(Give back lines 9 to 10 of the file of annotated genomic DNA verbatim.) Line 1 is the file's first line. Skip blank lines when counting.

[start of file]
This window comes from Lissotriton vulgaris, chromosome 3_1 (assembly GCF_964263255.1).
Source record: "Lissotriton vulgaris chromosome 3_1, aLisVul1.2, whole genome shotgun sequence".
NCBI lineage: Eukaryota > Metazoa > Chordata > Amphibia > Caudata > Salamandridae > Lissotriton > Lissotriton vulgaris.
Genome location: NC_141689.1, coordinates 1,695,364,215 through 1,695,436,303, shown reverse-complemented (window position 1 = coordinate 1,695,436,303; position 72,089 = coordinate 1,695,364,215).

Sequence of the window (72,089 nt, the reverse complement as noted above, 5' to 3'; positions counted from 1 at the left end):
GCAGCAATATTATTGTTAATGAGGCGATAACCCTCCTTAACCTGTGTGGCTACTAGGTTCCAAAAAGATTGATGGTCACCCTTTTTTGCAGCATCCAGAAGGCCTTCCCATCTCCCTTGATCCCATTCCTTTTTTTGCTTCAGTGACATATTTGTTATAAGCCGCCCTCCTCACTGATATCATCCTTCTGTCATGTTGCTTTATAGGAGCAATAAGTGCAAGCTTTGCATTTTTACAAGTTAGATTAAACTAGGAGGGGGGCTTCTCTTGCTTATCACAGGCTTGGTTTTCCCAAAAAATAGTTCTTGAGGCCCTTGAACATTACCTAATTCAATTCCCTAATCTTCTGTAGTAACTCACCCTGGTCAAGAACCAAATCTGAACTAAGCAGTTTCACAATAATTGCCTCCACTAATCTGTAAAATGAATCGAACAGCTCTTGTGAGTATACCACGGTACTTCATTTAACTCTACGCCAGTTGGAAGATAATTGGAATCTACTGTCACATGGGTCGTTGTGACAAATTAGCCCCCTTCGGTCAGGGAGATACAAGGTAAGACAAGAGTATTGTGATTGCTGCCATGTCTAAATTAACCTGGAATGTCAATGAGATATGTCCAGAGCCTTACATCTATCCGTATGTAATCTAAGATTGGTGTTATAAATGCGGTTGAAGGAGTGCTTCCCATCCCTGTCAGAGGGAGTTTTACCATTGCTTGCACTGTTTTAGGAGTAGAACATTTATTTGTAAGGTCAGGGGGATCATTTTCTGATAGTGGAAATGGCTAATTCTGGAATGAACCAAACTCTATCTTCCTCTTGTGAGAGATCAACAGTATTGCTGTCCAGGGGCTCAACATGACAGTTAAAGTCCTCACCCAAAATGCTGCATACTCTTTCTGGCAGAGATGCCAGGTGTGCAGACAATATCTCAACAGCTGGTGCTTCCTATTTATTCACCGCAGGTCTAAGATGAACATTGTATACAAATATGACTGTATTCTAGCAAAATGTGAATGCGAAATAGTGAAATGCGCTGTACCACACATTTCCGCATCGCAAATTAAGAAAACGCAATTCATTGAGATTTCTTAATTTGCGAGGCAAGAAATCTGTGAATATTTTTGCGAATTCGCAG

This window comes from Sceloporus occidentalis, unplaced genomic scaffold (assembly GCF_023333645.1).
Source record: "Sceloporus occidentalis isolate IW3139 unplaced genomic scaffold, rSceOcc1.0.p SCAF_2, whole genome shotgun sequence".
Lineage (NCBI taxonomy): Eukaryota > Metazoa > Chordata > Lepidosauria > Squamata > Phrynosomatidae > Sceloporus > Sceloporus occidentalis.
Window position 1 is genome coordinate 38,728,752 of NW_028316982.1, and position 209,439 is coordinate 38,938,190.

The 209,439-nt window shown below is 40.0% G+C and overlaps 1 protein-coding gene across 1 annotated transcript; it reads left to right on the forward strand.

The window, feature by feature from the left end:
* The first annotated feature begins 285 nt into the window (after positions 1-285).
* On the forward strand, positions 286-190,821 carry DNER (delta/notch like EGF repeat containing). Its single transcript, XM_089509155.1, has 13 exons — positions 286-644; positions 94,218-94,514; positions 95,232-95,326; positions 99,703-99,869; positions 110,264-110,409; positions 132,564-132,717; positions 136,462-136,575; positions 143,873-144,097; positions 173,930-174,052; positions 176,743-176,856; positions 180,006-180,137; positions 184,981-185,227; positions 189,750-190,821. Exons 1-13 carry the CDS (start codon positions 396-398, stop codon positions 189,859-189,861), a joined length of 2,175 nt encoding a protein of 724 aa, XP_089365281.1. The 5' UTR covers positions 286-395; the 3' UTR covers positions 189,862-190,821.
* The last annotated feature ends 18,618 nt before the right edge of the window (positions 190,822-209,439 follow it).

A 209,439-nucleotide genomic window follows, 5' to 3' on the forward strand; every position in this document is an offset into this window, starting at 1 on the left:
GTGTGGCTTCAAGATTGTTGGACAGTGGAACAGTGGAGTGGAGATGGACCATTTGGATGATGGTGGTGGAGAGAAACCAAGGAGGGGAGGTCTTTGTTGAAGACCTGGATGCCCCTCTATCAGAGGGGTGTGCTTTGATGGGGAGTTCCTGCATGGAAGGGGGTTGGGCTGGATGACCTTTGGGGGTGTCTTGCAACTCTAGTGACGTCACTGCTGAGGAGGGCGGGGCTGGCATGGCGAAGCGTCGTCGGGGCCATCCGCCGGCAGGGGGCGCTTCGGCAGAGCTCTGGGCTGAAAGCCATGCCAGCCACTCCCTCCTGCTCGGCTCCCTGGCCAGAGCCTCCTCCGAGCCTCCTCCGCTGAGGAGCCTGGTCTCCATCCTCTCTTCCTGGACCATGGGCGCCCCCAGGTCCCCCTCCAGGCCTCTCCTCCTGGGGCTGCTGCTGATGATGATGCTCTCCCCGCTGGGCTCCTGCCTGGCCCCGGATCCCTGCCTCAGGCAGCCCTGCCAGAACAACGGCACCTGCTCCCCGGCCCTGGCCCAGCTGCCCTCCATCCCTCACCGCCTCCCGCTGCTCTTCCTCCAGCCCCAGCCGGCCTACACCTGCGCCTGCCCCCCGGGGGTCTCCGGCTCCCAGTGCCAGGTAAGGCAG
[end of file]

Lineage (NCBI taxonomy): Eukaryota > Metazoa > Chordata > Lepidosauria > Squamata > Phrynosomatidae > Sceloporus > Sceloporus occidentalis.
Window position 1 is genome coordinate 38,728,752 of NW_028316982.1, and position 209,439 is coordinate 38,938,190.